Due to increasing damage to the environment, nation states are increasingly confronted with the need to take protective measures against domestic and transboundary environmental degradation. In the short and medium term, product and production standards are proving to be the most effective environmental protection instrument, although there are inevitable conflicts with the principle of free movement of goods in the world trade systems of the WTO and the EU.
The author develops criteria for assessing the legality of national product- and production-related environmental protection standards on the basis of a comparative overall view of the regulations on the free movement of goods in the GATT and the EC Treaty. The provisions of the GATT and the EC permit far greater interference in free trade for environmental reasons than has been exercised to date. A consistent application of the principle of proportionality provides sufficient criteria to identify and prevent protectionist measures.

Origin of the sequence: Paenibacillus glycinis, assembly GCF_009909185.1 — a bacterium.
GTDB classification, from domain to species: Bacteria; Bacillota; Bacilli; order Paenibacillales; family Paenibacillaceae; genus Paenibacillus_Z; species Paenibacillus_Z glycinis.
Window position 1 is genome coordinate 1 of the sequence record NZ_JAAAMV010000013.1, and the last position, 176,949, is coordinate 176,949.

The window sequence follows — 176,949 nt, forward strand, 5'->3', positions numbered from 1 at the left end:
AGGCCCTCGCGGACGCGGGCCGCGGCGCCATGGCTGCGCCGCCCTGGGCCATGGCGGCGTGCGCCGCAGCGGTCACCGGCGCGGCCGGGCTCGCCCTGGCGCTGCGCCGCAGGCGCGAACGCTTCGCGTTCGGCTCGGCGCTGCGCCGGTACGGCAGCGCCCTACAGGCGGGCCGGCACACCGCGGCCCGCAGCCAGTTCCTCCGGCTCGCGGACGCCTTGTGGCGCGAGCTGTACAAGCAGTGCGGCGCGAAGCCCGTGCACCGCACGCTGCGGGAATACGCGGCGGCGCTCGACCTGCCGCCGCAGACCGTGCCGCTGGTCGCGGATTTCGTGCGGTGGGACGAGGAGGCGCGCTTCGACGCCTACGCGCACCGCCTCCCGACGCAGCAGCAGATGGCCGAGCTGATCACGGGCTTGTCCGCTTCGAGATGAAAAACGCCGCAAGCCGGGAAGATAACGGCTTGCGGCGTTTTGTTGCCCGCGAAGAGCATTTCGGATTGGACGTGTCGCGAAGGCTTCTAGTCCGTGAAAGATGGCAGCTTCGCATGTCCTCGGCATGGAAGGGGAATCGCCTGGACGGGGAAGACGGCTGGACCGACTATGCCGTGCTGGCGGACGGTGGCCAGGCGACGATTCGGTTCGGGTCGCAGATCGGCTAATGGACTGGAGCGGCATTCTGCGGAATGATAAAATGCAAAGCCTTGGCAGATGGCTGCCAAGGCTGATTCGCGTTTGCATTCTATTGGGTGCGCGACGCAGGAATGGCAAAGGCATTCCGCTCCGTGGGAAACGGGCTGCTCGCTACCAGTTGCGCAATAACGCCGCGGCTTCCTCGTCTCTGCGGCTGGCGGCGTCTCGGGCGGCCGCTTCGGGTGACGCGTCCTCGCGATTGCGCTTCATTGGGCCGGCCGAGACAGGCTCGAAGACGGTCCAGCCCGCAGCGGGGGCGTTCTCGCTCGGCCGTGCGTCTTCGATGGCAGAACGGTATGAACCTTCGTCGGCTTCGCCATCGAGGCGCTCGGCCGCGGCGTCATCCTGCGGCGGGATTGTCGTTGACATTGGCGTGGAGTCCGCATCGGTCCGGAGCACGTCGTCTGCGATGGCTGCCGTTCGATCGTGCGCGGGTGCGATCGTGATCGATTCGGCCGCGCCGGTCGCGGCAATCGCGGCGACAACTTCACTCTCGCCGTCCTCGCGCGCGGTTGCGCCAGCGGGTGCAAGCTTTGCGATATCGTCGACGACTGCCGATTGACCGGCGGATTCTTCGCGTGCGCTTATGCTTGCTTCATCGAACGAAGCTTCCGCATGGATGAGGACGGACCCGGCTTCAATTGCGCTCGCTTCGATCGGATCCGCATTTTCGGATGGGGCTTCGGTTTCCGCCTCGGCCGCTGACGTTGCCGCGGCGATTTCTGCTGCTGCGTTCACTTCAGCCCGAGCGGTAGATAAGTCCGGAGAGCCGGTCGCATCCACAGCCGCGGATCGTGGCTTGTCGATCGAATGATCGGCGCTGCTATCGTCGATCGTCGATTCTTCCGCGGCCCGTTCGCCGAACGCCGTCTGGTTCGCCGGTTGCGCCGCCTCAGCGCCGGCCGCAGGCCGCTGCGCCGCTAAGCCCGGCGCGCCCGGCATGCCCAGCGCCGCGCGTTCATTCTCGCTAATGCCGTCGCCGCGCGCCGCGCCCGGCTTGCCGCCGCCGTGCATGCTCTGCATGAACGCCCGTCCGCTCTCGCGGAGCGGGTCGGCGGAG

The book is aimed at scholars and practitioners who are concerned with the problems of free trade, environmental protection and protectionism.